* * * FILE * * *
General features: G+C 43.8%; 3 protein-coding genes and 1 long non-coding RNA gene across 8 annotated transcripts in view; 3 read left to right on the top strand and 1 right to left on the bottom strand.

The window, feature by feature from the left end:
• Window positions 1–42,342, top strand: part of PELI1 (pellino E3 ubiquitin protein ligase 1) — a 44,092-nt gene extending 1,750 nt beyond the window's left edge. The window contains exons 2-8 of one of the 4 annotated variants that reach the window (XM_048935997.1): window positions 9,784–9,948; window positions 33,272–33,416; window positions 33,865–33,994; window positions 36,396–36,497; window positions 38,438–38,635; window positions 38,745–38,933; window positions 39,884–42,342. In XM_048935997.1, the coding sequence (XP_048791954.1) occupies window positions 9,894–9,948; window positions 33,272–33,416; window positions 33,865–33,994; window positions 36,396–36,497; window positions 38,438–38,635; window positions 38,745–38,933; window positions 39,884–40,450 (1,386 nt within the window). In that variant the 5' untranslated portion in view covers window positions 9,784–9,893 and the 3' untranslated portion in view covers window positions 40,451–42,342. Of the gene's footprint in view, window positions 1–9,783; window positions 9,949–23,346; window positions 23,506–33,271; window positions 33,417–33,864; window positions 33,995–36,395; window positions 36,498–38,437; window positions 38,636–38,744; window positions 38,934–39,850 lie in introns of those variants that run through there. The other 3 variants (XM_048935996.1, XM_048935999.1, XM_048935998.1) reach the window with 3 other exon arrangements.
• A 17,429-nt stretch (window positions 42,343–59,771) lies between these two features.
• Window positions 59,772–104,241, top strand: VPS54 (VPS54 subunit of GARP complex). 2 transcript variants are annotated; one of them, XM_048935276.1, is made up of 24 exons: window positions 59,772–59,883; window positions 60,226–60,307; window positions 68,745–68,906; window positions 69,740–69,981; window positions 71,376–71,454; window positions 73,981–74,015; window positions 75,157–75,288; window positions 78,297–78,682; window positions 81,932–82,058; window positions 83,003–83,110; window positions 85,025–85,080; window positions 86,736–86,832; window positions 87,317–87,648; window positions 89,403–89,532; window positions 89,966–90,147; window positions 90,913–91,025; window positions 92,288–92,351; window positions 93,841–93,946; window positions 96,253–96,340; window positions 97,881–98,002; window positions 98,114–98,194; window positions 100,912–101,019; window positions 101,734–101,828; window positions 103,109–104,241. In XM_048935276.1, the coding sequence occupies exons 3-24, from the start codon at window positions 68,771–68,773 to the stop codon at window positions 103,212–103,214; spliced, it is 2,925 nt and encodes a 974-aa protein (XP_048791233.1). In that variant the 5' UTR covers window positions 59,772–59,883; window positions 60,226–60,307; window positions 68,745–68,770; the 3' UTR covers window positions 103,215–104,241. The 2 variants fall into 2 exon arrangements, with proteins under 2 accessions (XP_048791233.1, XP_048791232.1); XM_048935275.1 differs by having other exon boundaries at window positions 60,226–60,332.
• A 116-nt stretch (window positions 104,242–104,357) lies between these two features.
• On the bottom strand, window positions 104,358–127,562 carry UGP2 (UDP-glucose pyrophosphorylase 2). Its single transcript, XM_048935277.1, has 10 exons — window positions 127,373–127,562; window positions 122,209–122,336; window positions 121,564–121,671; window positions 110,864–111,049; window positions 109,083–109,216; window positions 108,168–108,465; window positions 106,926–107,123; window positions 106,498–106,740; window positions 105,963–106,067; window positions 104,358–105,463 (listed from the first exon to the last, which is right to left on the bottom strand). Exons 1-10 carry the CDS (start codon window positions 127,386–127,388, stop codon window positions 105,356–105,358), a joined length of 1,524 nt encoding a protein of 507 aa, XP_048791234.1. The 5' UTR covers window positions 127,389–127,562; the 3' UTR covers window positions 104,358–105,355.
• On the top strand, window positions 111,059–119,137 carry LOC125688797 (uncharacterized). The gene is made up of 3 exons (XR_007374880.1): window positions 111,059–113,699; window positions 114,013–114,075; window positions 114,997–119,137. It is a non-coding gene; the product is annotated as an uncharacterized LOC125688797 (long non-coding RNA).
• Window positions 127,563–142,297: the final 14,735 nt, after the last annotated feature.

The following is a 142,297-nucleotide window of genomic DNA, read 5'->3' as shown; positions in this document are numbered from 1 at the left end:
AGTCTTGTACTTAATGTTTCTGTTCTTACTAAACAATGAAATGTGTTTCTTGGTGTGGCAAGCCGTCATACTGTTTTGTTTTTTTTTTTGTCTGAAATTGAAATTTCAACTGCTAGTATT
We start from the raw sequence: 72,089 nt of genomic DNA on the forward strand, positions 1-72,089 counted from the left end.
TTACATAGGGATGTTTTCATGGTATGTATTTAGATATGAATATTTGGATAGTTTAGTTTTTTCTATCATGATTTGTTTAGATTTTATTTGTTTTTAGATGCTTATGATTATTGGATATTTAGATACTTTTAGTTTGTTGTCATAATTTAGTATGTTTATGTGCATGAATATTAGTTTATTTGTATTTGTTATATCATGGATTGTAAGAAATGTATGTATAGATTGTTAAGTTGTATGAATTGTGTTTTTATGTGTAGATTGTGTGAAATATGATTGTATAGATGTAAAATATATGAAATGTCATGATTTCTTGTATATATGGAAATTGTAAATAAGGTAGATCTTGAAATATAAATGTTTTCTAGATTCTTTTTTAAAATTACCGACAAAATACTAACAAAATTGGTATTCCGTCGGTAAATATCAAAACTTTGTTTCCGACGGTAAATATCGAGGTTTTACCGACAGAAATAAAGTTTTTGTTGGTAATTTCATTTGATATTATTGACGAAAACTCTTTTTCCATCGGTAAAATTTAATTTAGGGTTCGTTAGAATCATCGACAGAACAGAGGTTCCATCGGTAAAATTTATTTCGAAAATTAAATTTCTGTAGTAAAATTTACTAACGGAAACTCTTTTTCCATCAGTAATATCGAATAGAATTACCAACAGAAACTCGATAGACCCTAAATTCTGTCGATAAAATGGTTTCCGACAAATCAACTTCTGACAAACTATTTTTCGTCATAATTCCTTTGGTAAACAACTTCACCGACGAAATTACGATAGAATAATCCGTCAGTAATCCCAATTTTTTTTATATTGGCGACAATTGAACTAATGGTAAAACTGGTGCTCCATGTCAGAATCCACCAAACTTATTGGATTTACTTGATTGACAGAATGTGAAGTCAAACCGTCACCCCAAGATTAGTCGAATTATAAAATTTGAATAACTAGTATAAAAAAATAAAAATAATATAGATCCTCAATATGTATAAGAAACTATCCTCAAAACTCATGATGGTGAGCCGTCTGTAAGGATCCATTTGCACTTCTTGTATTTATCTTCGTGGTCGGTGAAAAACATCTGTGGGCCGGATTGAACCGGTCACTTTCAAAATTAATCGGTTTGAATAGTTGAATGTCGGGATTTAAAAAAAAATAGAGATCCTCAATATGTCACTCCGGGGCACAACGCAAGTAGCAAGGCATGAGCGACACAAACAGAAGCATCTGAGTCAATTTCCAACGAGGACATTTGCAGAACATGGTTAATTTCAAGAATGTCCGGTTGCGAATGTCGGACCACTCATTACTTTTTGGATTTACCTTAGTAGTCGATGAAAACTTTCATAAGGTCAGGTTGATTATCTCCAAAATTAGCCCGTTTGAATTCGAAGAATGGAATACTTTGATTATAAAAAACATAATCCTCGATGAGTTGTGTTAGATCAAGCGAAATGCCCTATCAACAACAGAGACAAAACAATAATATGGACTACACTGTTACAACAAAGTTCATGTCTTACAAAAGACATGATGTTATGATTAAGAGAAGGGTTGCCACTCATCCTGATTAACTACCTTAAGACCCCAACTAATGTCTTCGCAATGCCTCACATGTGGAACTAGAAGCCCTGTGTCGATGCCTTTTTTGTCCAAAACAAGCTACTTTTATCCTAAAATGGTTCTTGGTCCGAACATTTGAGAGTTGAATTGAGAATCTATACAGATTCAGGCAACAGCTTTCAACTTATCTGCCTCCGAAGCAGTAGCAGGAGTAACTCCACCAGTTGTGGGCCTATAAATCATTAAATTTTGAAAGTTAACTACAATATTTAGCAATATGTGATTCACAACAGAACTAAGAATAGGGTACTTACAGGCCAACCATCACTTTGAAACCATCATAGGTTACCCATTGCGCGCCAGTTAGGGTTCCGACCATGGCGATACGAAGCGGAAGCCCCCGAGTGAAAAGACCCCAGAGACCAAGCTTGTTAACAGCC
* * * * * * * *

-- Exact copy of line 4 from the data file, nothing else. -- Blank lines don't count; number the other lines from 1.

• A 17,429-nt stretch (window positions 42,343–59,771) lies between these two features.